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Karate for Kids    by Robin Rielly order for
Karate for Kids
by Robin Rielly
Order:  USA  Can
Tuttle, 2004 (2004)
* * *   Reviewed by Hilary Williamson

Robin Rielly introduces karate to kids, explaining its history, its value in self-defense, and how to prepare for martial arts training. Though some specifics in the book (like belt level colors) are based on Shotokan karate, the author is open to other styles, and most of the information in Karate for Kids applies across them.

The basics are covered, from how to tie the belt to etiquette within the karate school, the 'dojo'. 'Training tips' are interspersed throughout, such as the use of hip rotation to gain extra power in techniques. Warming up and cooling down exercises are described, followed by a comprehensive introduction to the basic techniques of karate. Stances, blocks, strikes and kicks are explained in detail (including the Japanese terms for them) and accompanied by illustrations that make the positions and moves very clear.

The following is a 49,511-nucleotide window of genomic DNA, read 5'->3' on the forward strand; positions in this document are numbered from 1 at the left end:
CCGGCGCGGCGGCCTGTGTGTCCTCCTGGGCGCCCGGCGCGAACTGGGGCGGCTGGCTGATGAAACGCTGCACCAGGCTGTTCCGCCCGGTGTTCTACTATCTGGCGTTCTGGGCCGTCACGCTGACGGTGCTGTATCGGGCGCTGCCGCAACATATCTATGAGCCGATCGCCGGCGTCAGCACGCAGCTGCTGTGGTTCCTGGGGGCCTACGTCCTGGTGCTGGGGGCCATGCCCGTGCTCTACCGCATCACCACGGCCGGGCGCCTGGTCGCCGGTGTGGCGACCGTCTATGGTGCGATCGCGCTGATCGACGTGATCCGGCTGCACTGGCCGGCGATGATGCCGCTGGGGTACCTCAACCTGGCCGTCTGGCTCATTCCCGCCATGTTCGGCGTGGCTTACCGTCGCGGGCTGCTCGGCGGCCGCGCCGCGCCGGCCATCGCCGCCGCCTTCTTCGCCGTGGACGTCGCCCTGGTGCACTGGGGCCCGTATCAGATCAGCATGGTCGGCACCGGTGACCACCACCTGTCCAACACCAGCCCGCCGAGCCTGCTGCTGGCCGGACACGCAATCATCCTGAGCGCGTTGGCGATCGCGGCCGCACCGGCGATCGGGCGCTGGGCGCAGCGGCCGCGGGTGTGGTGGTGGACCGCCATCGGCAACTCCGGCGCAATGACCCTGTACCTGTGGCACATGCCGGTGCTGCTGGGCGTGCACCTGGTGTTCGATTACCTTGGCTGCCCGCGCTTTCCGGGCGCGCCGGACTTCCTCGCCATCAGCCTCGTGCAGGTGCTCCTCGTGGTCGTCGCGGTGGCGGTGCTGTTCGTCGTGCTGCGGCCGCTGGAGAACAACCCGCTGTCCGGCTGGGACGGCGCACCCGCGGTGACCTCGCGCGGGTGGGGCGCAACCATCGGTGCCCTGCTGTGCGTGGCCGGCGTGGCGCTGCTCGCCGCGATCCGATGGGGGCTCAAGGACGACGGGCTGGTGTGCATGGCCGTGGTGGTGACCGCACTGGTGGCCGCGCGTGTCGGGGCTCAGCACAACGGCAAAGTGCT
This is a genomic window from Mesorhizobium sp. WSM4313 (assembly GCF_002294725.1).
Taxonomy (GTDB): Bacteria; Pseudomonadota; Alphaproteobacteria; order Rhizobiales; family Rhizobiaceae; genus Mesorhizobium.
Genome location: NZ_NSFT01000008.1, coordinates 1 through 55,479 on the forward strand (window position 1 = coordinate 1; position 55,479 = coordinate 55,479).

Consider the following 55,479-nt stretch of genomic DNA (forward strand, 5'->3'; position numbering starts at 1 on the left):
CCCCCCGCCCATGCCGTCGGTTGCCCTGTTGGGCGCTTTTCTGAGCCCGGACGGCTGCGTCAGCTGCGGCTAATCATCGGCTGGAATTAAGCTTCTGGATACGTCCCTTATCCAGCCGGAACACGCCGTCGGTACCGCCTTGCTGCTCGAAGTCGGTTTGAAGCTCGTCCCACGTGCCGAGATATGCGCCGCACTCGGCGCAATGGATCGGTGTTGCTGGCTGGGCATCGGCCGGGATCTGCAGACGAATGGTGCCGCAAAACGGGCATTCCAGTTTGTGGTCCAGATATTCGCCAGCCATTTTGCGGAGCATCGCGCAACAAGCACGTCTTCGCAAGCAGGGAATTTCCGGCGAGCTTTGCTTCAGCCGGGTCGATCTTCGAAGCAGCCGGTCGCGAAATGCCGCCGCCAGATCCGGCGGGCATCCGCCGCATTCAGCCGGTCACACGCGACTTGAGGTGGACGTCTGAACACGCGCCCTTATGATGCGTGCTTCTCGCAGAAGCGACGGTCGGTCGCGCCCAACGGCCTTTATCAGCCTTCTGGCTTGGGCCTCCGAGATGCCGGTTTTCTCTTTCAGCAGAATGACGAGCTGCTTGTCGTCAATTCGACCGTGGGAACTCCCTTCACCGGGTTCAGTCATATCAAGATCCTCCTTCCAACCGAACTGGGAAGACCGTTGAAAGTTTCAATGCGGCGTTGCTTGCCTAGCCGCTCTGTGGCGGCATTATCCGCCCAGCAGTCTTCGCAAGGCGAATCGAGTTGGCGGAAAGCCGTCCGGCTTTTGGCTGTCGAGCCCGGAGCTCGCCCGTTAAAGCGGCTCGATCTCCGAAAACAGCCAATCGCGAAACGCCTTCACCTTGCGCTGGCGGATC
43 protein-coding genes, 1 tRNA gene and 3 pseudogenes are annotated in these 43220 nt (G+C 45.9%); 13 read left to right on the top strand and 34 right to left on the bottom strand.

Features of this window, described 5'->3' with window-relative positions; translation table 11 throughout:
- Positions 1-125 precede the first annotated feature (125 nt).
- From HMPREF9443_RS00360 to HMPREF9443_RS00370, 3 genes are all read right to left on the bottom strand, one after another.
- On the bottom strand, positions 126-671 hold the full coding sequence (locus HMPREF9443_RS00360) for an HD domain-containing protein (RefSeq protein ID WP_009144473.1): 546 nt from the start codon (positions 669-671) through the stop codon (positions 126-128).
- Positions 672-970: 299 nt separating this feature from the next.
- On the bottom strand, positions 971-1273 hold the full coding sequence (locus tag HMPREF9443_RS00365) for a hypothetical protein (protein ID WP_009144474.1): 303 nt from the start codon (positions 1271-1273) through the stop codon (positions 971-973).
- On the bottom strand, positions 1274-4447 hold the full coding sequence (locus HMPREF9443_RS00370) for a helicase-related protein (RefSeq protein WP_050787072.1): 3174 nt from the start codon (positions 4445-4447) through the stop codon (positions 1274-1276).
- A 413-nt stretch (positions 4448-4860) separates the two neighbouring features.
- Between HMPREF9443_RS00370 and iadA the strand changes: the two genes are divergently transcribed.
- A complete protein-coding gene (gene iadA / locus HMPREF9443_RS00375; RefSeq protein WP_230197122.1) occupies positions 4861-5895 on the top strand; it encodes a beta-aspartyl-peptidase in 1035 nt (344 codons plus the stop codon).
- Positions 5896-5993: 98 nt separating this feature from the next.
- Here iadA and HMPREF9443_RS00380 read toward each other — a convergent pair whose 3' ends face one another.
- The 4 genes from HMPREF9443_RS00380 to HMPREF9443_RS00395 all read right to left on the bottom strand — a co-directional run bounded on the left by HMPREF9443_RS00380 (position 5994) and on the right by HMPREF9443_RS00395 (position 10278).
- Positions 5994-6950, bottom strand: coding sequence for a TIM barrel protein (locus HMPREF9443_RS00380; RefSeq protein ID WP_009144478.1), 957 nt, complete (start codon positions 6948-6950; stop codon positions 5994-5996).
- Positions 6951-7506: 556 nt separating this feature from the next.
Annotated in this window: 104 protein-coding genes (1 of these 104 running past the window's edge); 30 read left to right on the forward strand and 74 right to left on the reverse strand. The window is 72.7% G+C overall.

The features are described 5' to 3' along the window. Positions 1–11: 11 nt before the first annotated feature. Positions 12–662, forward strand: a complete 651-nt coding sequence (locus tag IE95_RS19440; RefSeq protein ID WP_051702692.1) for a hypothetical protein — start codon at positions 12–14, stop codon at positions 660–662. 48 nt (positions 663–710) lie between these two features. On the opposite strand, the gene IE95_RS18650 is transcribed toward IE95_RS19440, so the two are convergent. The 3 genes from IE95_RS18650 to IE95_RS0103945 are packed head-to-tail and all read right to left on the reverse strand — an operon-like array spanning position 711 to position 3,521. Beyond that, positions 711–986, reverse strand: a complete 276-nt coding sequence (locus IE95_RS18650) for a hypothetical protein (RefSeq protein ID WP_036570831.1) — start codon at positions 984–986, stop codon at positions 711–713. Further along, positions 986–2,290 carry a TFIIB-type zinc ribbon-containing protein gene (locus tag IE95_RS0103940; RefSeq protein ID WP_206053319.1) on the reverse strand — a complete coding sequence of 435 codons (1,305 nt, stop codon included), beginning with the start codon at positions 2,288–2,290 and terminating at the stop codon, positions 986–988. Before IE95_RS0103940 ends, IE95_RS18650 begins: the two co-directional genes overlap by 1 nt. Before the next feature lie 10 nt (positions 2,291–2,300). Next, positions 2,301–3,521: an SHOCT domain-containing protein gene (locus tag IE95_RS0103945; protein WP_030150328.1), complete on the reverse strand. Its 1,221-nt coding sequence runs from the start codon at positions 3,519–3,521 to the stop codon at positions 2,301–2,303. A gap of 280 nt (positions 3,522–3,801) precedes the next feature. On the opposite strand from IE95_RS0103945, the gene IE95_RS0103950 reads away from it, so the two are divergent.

After this comes a discussion of sparring drills for practice, of free sparring at different speeds, and of 'kata'. The author discusses the requirements for advancement in the martial art, and talks about tournament competition as 'a different way to train.' The book concludes with a summary of the physical and emotional benefits of karate training - in muscular development, flexibility, and building confidence - and Rielly tells his readers 'I have told you everything that I can about the practice and benefits of karate. Now, the rest is up to you.'

Though oriented to kids, the detailed illustrations and explanations in this book make it equally valuable for teens and adults starting to train in the martial art. Karate for Kids is thorough and excellent.

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